The word liminal comes from the Latin word limen, which means threshold. Cultural anthropologists have used the word liminality to describe the space/time between the ritual death and rebirth that occurs in initiation rites.
The concept of liminal space indicates a transient, unlimited space that is part of a change from one state to the second, it is a space of the unknown, of confusion and uncertainty in which the old truths have been abandoned, and new ideas have not yet emerged. This transitional space often begins with a feeling of loss, crisis, fear,nonsense and awareness that there is no longer a return. In the process, we give up the old meanings and enter into a space of the marginal where new ones have not yet been created.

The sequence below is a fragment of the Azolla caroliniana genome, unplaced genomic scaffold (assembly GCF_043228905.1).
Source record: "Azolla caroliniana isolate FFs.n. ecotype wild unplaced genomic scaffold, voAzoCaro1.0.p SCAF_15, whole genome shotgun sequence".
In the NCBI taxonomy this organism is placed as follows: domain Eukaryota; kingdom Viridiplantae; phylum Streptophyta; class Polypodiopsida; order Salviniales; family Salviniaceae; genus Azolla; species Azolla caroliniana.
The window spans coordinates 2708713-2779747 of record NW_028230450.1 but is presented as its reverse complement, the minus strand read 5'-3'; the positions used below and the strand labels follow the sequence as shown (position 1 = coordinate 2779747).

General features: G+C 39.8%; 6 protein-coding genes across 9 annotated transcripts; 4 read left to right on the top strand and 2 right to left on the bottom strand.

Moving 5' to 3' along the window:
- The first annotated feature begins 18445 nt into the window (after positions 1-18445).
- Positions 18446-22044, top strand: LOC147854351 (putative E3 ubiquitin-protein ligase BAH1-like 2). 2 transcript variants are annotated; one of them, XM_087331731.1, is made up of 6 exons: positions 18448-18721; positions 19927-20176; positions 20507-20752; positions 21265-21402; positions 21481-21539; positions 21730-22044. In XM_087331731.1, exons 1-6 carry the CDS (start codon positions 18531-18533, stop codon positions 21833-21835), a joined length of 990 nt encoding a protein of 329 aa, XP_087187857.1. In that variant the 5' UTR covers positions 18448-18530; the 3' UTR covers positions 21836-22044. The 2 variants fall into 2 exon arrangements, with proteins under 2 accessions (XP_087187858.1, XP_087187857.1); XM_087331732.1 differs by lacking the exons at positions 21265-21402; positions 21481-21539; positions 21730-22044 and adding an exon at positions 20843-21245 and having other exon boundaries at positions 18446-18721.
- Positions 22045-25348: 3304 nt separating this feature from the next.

“A place that simultaneously contains polarized opposites such as death and birth, and where neither pole prevails, can be a place filled with possibilities” (J.C. Miller). The liminality begins by recognizing the threshold of our perception and understanding, where opposites coexist and therefore we enter a transformative zone according to the potential of creation and the birth of the new.